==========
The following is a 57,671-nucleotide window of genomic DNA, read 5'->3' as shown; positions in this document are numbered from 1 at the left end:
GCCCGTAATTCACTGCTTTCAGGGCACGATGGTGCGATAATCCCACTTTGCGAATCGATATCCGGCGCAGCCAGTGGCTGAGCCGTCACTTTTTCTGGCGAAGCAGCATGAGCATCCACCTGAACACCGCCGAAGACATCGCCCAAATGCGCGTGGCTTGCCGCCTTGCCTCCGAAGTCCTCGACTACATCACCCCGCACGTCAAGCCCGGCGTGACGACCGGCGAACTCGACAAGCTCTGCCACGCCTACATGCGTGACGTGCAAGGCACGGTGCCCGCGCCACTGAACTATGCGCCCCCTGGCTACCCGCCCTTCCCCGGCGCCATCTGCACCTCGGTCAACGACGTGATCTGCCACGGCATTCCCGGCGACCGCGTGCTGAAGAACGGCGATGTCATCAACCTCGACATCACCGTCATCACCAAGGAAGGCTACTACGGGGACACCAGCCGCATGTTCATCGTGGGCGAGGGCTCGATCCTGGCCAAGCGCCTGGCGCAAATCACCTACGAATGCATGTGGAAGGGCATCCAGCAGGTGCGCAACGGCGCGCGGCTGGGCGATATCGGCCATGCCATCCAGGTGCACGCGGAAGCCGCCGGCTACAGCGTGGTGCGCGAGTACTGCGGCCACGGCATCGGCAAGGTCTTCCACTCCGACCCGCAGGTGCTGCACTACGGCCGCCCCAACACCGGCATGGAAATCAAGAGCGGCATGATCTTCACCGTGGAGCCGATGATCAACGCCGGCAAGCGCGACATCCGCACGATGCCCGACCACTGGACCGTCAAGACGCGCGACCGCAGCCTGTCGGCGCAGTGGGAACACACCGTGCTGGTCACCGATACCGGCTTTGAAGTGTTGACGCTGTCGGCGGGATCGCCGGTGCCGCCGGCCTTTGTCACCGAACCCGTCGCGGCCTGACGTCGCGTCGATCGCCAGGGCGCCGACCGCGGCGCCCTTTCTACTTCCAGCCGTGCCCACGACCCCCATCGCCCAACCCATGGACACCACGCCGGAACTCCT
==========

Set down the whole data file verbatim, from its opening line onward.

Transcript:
The following is a 57,671-nucleotide window of genomic DNA, read 5'->3' as shown; positions in this document are numbered from 1 at the left end:
GCCCGTAATTCACTGCTTTCAGGGCACGATGGTGCGATAATCCCACTTTGCGAATCGATATCCGGCGCAGCCAGTGGCTGAGCCGTCACTTTTTCTGGCGAAGCAGCATGAGCATCCACCTGAACACCGCCGAAGACATCGCCCAAATGCGCGTGGCTTGCCGCCTTGCCTCCGAAGTCCTCGACTACATCACCCCGCACGTCAAGCCCGGCGTGACGACCGGCGAACTCGACAAGCTCTGCCACGCCTACATGCGTGACGTGCAAGGCACGGTGCCCGCGCCACTGAACTATGCGCCCCCTGGCTACCCGCCCTTCCCCGGCGCCATCTGCACCTCGGTCAACGACGTGATCTGCCACGGCATTCCCGGCGACCGCGTGCTGAAGAACGGCGATGTCATCAACCTCGACATCACCGTCATCACCAAGGAAGGCTACTACGGGGACACCAGCCGCATGTTCATCGTGGGCGAGGGCTCGATCCTGGCCAAGCGCCTGGCGCAAATCACCTACGAATGCATGTGGAAGGGCATCCAGCAGGTGCGCAACGGCGCGCGGCTGGGCGATATCGGCCATGCCATCCAGGTGCACGCGGAAGCCGCCGGCTACAGCGTGGTGCGCGAGTACTGCGGCCACGGCATCGGCAAGGTCTTCCACTCCGACCCGCAGGTGCTGCACTACGGCCGCCCCAACACCGGCATGGAAATCAAGAGCGGCATGATCTTCACCGTGGAGCCGATGATCAACGCCGGCAAGCGCGACATCCGCACGATGCCCGACCACTGGACCGTCAAGACGCGCGACCGCAGCCTGTCGGCGCAGTGGGAACACACCGTGCTGGTCACCGATACCGGCTTTGAAGTGTTGACGCTGTCGGCGGGATCGCCGGTGCCGCCGGCCTTTGTCACCGAACCCGTCGCGGCCTGACGTCGCGTCGATCGCCAGGGCGCCGACCGCGGCGCCCTTTCTACTTCCAGCCGTGCCCACGACCCCCATCGCCCAACCCATGGACACCACGCCGGAACTCCT